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Push Vs. Pull: Making Native Advertising Work

Push Vs. Pull: Making Native Advertising Work

Ad blockers are a problem for business owners. Nearly 2 out of every 3 Millennials use ad blocking, meaning they don’t see the ads you’ve created and paid for on social media and other websites. Native advertising, which consists of strategically placed paid content, makes it past the ad blockers – but it won’t work unless your native advertising contains one essential ingredient.

François-Xavier Préaut is a regional director for Outbrain, a content amplification company. Outbrain specializes in native advertising, maximizing the number of people who are exposed to any one piece of content by placing it on high-traffic websites such as Time, CNN, and Fortune. He recently told eMarketer what it takes to make native advertising work:

…the most important thing is not whether an ad is native or not, it’s rather ensuring that the internet user will not be disappointed once he has clicked on a native format. Internet users are not stupid. If one pushes uninteresting things to them, they will stop clicking.

That’s why the really big revolution is not really native advertising, it is content marketing, which seeks to engage the internet user in conversation not with a message that is too promotional, too uninteresting, but with value-added content.

[Tweet ““Internet users are not stupid.” – François-Xavier Préaut”]

Push vs Pull: Understanding How Ads Work

Display advertising pushes your message into your customer’s face. It’s positioned alongside their social media feeds, on their favorite websites and in other places where it demands attention. Native advertising uses a pull model; luring customers’ attention in with the promise that you’ll be giving them content worthy of their time. This content could be in article or video format; it must deliver useful or entertaining information.

As Préaut said, customers are sophisticated and impatient. It doesn’t take them long to recognize content that’s designed to benefit them, compared to content that’s designed to sell to them. If you’ve been running a native advertising campaign and have been less than impressed with the results, look at the content you’re using with an objective eye. Ask yourself if you would be entertained or educated by the material you found there. If you would not spend time with the material, your customers likely won’t either: revamp and refine your content offerings until it is reliably compelling.

Metrics are your friend. Look at the reports associated with your native advertising. Look beyond your CPC (cost per click) number and examine how long people engaged with your content. Obviously, the longer, the better: even speed readers can’t take in an entire article in a second or less! The number of shares is also important.

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Creative Director/Senior Designer

Tom DiGrazia

With over a decade and a half of professional design experience, Tom brings his knowledge of design principles and focus on user experience to every aspect of his contribution to TTG. Paying special attention to each client’s brand, personalized needs and individual interests, he strives to create compelling concepts utilizing intuitive and highly-refined design solutions. In addition to traditional and digital design work and oversight at TTG, Tom also boasts a wide portfolio of web development projects with the company, allowing him to stretch his CSS and HTML skills across multiple platforms and disciplines. He feels that being a designer in the digital landscape of websites, eCommerce solutions, email marketing platforms and social media, it is important to understand the code that goes into these areas as it assists his ability to tailor designs specifically targeted to achieve the best end result and further builds understanding and communication with backend development teams.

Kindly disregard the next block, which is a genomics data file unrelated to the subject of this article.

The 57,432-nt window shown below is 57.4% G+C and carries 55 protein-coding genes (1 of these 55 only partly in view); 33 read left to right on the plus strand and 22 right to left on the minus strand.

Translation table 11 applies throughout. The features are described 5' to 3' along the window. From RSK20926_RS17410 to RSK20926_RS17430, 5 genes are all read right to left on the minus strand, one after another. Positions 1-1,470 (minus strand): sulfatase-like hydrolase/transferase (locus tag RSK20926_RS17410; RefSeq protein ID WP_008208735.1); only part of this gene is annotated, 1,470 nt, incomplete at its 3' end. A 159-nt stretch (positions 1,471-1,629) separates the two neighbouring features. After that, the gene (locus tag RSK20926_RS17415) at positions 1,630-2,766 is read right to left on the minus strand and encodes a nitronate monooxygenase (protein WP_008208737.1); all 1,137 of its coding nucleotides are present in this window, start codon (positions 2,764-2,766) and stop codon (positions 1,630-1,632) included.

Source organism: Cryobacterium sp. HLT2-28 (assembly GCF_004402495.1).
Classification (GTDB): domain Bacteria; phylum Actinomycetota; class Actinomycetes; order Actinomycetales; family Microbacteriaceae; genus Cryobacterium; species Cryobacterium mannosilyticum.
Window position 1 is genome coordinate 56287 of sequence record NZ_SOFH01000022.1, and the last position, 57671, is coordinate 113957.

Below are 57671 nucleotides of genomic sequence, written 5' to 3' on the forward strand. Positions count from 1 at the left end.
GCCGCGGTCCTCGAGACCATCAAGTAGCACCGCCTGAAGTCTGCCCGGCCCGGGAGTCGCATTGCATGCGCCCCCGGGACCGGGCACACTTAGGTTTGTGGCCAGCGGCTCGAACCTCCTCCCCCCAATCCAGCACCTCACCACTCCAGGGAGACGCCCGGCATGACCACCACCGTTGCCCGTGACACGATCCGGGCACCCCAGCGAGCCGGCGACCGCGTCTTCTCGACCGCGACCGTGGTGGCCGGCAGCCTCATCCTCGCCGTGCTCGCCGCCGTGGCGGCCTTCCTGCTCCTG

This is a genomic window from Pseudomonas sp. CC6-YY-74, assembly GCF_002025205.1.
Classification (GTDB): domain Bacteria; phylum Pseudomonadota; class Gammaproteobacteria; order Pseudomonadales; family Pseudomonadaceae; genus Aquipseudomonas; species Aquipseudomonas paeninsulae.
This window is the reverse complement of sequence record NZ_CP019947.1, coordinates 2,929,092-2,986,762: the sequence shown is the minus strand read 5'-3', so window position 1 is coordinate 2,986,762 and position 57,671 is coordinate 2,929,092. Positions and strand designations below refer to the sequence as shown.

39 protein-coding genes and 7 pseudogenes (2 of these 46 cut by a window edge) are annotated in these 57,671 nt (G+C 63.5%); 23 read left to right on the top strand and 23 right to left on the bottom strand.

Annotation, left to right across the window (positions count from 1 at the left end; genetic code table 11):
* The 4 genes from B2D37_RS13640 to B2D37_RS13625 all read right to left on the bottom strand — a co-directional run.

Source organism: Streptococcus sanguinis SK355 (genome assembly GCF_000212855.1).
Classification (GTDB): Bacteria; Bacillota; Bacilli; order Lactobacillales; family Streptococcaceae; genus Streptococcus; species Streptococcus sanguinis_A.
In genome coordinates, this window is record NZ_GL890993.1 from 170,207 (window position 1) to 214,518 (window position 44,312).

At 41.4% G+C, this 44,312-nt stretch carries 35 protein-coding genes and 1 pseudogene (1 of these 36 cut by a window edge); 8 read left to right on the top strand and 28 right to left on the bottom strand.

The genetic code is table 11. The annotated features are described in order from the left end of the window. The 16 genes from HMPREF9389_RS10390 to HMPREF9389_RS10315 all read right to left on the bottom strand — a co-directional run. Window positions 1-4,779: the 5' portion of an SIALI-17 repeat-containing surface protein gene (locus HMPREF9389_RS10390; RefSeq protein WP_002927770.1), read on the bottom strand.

In his off hours, Tom is an avid pop culture enthusiast, staying up to date on the latest shows, films, comics and games. He can also typically be found taking part in a whole host of artistic activities that help him further stretch his creative legs. Regardless of the activity, Tom is always accompanied by his dog, Eli, and his cat, Tib.

Design, Photography, Illustration, Digital Imagery Manipulation, Wesbite Development

Photoshop, Illustrator, InDesign, Lightroom, HTML/CSS, Wordpress


Courtney Dumont

As Senior Marketing Strategist & Analyst at Technology Therapy Group, Courtney is energized by the ability to flex both her left and right brain daily. Courtney discovered her passion for Marketing at Bryant University, where she spearheaded research on students’ perceptions of Social Media Marketing for her Honors Capstone Project. After graduating Bryant in 2012, she joined the Technology Therapy team, where she’s honed her skills in social media, search and social advertising, email marketing, SEO, and more.

Since joining the team, Courtney has created digital marketing strategies and managed campaigns for clients across the country, ranging from plastic surgery centers, to jewelry stores, to construction companies. With a cohesive, cross-channel approach and a focus on data-driven decision making, she has increased their leads by up to 217%. But Courtney doesn’t leave her zeal for social media at the office; she also runs a local foodie Instagram account with her husband to document their meals across Rhode Island and beyond. Check them out: @hoppilyfed.

Marketing Strategy, Data Analysis, Google Ads, Facebook Ads, Social Media

Google Analytics, Google Ads, Facebook Ads, Facebook Creator Studio, Instagram, Klaviyo, Mailchimp, Emma Mail, Google Data Studio, WordPress, YouTube, LinkedIn, Facebook, Microsoft Office